Advertising

        But it’s not just about size, the tip of the nose also has a story to tell. Participants with neutral nose tips, neither sharp nor round, were seen to have the most endearing personality types, more mild-tempered and sweeter.

        Evidently, our genes and hormones do greatly influence tendencies and facial features. But before you get too caught up in the science, remember the fact we are not merely products of biology. Our true personalities are defined as we choose to cultivate them!

        More by this author

        Joseph Summers

        Health and Fitness Enthusiast

        How to Lose 10 Pounds in 3 Weeks: 20 Simple Tips How to Get Six Pack Abs Without Leaving Your Couch 10 Quick Easy Workouts To Get Rid Of Back Fat At Home 6-Minute Morning Workout To Help You Stay Healthy Effortlessly 8 Arm and Shoulder Workouts To Strengthen Upper Body

        Trending in Communication

        1 Is Living Together Before Marriage Good or Bad? 2 How To Improve Listening Skills For Effective Workplace Communication 3 11 Facts About Volunteering That Will Surely Impress You 4 I Hate My Wife – Why a Husband Would Resent His Spouse 5 How To Spot Fake People (And Ways To Deal With Them)

        Read Next

        Advertising
        Advertising
        Advertising

        Published on May 18, 2021

        How To Improve Listening Skills For Effective Workplace Communication

        How To Improve Listening Skills For Effective Workplace Communication

        We have two ears and one mouth for a reason—effective communication is dependent on using them in proportion, and this involves having good listening skills.

        The workplace of the 21st century may not look the same as it did before COVID-19 spread throughout the world like wildfire, but that doesn’t mean you can relax your standards at work. If anything, Zoom meetings, conference calls, and the continuous time spent behind a screen have created a higher level of expectations for meeting etiquette and communication. And this goes further than simply muting your microphone during a meeting.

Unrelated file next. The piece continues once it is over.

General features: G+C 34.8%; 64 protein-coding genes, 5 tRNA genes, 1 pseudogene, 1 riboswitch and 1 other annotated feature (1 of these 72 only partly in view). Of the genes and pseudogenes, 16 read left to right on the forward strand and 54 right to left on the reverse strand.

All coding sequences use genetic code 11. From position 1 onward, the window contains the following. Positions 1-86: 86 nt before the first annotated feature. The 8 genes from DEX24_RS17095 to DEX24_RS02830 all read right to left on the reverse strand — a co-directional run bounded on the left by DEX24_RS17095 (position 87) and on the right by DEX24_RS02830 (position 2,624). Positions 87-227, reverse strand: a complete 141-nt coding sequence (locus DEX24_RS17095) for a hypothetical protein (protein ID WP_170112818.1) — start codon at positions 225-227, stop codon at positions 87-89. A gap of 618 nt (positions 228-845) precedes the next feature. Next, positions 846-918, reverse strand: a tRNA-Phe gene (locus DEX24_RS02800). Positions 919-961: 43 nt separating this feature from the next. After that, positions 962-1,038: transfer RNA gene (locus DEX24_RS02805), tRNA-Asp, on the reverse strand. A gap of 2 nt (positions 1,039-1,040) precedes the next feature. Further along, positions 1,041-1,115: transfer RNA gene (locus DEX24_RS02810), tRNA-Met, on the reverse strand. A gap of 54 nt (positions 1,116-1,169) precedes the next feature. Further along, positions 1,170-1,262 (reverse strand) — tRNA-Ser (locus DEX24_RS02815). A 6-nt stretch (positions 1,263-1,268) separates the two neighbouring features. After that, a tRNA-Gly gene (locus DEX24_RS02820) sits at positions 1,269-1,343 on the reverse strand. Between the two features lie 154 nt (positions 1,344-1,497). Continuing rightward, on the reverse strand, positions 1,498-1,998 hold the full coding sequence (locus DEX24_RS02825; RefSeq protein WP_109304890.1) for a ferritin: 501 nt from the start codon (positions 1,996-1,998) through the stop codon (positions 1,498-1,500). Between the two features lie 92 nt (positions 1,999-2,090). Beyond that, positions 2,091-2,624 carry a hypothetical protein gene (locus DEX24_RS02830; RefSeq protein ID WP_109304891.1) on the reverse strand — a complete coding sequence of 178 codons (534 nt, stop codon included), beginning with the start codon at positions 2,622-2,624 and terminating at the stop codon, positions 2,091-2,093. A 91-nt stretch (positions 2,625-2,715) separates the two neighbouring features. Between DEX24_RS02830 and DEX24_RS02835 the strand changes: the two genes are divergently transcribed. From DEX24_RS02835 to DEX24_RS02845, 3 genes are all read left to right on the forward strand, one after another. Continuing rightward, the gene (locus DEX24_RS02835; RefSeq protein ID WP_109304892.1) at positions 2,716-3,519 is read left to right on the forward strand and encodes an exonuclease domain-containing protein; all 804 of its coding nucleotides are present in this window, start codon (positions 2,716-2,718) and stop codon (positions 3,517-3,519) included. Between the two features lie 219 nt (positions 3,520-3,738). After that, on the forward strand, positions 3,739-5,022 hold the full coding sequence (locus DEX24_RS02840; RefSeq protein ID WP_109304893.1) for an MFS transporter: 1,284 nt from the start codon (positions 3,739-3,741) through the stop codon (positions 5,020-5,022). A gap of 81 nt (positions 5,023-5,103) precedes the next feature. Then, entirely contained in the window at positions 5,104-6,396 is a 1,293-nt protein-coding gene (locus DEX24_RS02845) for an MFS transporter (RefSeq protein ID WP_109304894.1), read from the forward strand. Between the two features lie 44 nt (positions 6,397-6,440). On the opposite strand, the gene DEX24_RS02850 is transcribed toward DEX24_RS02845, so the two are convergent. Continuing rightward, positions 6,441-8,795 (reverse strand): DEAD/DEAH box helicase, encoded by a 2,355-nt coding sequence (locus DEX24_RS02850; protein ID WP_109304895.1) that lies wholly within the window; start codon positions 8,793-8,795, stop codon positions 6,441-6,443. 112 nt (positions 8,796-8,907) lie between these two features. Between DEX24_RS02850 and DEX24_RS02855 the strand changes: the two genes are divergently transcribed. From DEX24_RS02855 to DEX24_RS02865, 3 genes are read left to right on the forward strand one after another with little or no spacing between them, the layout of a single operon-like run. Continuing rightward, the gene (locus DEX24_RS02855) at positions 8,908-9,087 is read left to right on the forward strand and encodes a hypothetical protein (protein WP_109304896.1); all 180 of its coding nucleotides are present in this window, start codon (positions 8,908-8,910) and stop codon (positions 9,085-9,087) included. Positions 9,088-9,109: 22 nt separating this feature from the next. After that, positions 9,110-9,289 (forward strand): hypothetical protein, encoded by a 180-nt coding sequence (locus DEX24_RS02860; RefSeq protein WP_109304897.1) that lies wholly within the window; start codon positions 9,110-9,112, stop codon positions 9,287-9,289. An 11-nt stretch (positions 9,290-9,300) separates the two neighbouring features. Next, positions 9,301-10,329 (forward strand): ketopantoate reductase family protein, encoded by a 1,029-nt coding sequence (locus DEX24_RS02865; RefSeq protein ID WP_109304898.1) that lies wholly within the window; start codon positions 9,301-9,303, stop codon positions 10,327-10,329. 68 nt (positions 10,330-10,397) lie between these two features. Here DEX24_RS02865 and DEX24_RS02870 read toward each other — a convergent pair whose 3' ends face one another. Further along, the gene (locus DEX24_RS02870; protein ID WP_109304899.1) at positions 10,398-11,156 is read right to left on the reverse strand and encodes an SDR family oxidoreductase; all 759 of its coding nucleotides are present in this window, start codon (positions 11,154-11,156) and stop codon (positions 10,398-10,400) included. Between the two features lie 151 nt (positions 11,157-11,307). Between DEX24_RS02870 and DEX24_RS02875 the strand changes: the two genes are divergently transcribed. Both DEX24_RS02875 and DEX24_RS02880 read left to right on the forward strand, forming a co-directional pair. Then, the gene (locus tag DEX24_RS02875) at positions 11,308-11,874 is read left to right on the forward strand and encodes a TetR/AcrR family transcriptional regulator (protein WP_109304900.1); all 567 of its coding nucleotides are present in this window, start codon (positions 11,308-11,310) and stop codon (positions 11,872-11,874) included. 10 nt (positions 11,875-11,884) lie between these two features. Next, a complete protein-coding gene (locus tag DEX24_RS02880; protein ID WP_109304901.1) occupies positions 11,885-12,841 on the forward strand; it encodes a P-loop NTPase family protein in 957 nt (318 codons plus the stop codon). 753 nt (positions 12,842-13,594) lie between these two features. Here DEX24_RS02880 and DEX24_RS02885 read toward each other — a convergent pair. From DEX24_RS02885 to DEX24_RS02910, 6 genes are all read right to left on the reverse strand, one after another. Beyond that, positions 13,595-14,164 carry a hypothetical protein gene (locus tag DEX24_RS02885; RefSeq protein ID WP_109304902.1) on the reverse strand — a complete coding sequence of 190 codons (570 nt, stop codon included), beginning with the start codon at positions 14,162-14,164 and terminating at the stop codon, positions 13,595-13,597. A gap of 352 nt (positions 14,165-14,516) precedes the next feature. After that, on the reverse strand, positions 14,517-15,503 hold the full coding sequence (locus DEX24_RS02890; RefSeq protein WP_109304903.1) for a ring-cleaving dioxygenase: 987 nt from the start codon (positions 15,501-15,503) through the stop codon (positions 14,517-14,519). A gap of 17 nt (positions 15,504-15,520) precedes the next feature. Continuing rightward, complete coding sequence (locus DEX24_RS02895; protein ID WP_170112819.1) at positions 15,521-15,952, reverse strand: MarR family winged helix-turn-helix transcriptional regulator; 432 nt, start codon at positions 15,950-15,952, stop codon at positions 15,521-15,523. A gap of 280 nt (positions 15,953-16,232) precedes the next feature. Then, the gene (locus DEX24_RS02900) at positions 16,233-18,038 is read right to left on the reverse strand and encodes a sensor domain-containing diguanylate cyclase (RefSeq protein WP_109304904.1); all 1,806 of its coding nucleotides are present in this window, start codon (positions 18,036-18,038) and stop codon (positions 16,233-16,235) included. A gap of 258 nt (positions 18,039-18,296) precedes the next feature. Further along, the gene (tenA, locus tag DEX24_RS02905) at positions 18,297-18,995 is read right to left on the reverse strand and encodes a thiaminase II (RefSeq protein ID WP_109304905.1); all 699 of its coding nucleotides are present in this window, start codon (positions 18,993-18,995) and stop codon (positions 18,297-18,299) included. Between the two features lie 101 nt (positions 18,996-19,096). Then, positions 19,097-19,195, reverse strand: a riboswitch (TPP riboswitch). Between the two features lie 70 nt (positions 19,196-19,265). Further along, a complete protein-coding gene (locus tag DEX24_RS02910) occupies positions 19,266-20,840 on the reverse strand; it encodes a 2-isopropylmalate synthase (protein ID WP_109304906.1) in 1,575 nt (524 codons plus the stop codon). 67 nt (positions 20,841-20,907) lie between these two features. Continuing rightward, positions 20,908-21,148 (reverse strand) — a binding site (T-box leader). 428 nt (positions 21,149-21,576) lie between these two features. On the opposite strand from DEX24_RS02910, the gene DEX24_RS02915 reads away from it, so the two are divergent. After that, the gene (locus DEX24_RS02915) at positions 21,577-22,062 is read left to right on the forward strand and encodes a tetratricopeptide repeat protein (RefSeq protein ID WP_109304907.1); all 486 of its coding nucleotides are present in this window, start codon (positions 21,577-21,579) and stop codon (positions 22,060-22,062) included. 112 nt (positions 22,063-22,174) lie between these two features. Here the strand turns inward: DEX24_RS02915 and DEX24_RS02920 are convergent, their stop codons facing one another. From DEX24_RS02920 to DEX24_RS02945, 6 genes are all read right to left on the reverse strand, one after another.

Effective workplace communication has been a topic of discussion for decades, yet, it is rarely addressed or implemented due to a lack of awareness and personal ownership by all parties.

        Effective communication isn’t just about speaking clearly or finding the appropriate choice of words. It starts with intentional listening and being present. Here’s how to improve your listening skills for effective workplace communication.

        Listen to Understand, Not to Speak

        There are stark differences between listening and hearing. Listening involves intention, focused effort, and concentration, whereas hearing simply involves low-level awareness that someone else is speaking. Listening is a voluntary activity that allows one to be present and in the moment while hearing is passive and effortless.[1]

        Which one would you prefer your colleagues to implement during your company-wide presentation? It’s a no-brainer.

        Advertising

        Listening can be one of the most powerful tools in your communication arsenal because one must listen to understand the message being told to them. As a result of this deeper understanding, communication can be streamlined because there is a higher level of comprehension that will facilitate practical follow-up questions, conversations, and problem-solving. And just because you heard something doesn’t mean you actually understood it.

        We take this for granted daily, but that doesn’t mean we can use that as an excuse.

        Your brain is constantly scanning your environment for threats, opportunities, and situations to advance your ability to promote your survival. And yet, while we are long past the days of worrying about being eaten by wildlife, the neurocircuitry responsible for these mechanisms is still hard-wired into our psychology and neural processing.